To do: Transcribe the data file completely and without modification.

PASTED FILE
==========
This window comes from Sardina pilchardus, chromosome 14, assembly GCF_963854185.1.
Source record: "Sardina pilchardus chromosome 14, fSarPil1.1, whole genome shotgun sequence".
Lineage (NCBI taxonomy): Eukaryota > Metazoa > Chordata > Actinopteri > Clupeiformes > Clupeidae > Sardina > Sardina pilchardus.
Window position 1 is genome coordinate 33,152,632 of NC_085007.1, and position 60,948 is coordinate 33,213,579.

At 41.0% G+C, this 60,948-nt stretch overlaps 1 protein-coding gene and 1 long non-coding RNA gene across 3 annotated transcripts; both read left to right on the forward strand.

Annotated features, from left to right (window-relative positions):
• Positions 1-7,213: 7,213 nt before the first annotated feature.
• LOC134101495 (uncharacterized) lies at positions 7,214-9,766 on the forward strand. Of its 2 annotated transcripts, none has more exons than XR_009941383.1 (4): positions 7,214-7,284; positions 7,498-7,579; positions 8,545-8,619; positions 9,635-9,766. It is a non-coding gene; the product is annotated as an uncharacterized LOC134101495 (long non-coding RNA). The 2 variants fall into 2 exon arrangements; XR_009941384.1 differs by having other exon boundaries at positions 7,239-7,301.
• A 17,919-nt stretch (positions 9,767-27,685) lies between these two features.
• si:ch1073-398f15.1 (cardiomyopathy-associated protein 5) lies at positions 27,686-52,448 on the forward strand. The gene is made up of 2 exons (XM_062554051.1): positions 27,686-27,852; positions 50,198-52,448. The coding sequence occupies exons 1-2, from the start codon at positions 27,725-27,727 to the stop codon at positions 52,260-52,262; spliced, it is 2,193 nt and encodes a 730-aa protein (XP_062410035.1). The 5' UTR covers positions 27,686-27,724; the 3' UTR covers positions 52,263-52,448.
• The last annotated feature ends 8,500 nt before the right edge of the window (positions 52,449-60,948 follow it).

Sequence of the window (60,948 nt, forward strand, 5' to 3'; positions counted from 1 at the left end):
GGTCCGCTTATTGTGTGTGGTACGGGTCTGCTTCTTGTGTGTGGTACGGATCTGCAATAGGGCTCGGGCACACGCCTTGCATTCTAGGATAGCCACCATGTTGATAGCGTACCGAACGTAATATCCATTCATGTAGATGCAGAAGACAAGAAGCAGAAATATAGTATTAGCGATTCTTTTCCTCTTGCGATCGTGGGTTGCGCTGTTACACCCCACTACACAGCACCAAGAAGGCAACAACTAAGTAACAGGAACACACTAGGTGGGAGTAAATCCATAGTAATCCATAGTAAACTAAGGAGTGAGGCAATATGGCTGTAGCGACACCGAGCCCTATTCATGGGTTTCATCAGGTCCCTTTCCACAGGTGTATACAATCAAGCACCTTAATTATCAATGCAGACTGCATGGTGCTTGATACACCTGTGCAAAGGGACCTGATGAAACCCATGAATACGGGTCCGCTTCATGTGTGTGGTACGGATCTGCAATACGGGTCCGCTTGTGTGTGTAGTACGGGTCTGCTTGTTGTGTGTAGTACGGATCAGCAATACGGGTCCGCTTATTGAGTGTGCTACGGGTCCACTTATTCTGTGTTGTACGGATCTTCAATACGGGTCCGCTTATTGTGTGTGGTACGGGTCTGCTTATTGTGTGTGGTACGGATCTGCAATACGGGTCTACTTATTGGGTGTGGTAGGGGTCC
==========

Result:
This window comes from Sardina pilchardus, chromosome 14, assembly GCF_963854185.1.
Source record: "Sardina pilchardus chromosome 14, fSarPil1.1, whole genome shotgun sequence".
Lineage (NCBI taxonomy): Eukaryota > Metazoa > Chordata > Actinopteri > Clupeiformes > Clupeidae > Sardina > Sardina pilchardus.
Window position 1 is genome coordinate 33,152,632 of NC_085007.1, and position 60,948 is coordinate 33,213,579.

At 41.0% G+C, this 60,948-nt stretch overlaps 1 protein-coding gene and 1 long non-coding RNA gene across 3 annotated transcripts; both read left to right on the forward strand.

Annotated features, from left to right (window-relative positions):
• Positions 1-7,213: 7,213 nt before the first annotated feature.
• LOC134101495 (uncharacterized) lies at positions 7,214-9,766 on the forward strand. Of its 2 annotated transcripts, none has more exons than XR_009941383.1 (4): positions 7,214-7,284; positions 7,498-7,579; positions 8,545-8,619; positions 9,635-9,766. It is a non-coding gene; the product is annotated as an uncharacterized LOC134101495 (long non-coding RNA). The 2 variants fall into 2 exon arrangements; XR_009941384.1 differs by having other exon boundaries at positions 7,239-7,301.
• A 17,919-nt stretch (positions 9,767-27,685) lies between these two features.
• si:ch1073-398f15.1 (cardiomyopathy-associated protein 5) lies at positions 27,686-52,448 on the forward strand. The gene is made up of 2 exons (XM_062554051.1): positions 27,686-27,852; positions 50,198-52,448. The coding sequence occupies exons 1-2, from the start codon at positions 27,725-27,727 to the stop codon at positions 52,260-52,262; spliced, it is 2,193 nt and encodes a 730-aa protein (XP_062410035.1). The 5' UTR covers positions 27,686-27,724; the 3' UTR covers positions 52,263-52,448.
• The last annotated feature ends 8,500 nt before the right edge of the window (positions 52,449-60,948 follow it).

Sequence of the window (60,948 nt, forward strand, 5' to 3'; positions counted from 1 at the left end):
GGTCCGCTTATTGTGTGTGGTACGGGTCTGCTTCTTGTGTGTGGTACGGATCTGCAATAGGGCTCGGGCACACGCCTTGCATTCTAGGATAGCCACCATGTTGATAGCGTACCGAACGTAATATCCATTCATGTAGATGCAGAAGACAAGAAGCAGAAATATAGTATTAGCGATTCTTTTCCTCTTGCGATCGTGGGTTGCGCTGTTACACCCCACTACACAGCACCAAGAAGGCAACAACTAAGTAACAGGAACACACTAGGTGGGAGTAAATCCATAGTAATCCATAGTAAACTAAGGAGTGAGGCAATATGGCTGTAGCGACACCGAGCCCTATTCATGGGTTTCATCAGGTCCCTTTCCACAGGTGTATACAATCAAGCACCTTAATTATCAATGCAGACTGCATGGTGCTTGATACACCTGTGCAAAGGGACCTGATGAAACCCATGAATACGGGTCCGCTTCATGTGTGTGGTACGGATCTGCAATACGGGTCCGCTTGTGTGTGTAGTACGGGTCTGCTTGTTGTGTGTAGTACGGATCAGCAATACGGGTCCGCTTATTGAGTGTGCTACGGGTCCACTTATTCTGTGTTGTACGGATCTTCAATACGGGTCCGCTTATTGTGTGTGGTACGGGTCTGCTTATTGTGTGTGGTACGGATCTGCAATACGGGTCTACTTATTGGGTGTGGTAGGGGTCC